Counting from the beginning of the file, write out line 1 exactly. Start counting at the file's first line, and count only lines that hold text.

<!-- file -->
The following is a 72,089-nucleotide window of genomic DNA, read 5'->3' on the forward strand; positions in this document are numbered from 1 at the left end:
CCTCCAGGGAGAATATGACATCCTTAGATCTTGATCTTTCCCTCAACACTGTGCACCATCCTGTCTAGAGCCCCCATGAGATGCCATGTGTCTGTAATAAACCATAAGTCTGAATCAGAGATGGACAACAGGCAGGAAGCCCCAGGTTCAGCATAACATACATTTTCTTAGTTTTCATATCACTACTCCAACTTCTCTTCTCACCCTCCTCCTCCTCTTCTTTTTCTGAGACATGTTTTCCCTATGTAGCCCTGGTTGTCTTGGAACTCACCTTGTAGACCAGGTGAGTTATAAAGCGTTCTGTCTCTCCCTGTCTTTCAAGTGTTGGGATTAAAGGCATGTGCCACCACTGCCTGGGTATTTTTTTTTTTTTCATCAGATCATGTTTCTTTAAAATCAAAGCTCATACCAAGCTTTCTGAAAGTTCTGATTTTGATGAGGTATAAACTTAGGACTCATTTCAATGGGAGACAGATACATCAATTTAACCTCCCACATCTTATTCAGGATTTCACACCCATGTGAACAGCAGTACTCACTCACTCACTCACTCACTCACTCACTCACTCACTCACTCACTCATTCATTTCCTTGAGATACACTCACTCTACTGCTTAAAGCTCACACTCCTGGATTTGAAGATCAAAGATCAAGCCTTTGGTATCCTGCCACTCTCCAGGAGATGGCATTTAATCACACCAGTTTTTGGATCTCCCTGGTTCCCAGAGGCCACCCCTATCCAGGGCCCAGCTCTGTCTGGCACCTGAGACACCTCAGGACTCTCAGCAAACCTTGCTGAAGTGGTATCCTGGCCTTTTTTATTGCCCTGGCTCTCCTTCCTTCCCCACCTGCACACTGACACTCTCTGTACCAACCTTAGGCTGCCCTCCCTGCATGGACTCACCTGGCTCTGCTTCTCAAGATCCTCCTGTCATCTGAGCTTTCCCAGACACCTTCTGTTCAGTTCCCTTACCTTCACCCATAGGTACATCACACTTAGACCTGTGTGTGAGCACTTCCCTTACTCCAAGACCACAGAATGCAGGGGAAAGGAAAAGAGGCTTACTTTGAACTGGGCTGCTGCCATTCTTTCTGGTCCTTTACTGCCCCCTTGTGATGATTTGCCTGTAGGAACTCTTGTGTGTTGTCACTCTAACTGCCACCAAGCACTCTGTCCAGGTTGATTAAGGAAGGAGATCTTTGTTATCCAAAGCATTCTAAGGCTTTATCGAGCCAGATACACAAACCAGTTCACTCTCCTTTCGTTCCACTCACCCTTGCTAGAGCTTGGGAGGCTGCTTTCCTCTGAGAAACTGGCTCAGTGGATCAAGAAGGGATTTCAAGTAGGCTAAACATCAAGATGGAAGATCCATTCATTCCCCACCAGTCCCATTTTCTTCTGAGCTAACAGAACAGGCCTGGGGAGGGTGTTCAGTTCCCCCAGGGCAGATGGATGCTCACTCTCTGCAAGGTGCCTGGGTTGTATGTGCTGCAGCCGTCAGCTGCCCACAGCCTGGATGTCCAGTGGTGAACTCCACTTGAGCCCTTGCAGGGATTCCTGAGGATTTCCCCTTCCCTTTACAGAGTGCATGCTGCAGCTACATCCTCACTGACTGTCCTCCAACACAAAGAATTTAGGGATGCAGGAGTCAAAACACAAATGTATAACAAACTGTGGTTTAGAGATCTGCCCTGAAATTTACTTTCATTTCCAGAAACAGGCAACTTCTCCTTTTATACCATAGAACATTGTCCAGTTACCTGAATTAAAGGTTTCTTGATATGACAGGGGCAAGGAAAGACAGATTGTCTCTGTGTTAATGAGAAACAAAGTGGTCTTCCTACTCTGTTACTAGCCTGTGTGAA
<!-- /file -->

The following is a 72,089-nucleotide window of genomic DNA, read 5'->3' on the forward strand; positions in this document are numbered from 1 at the left end: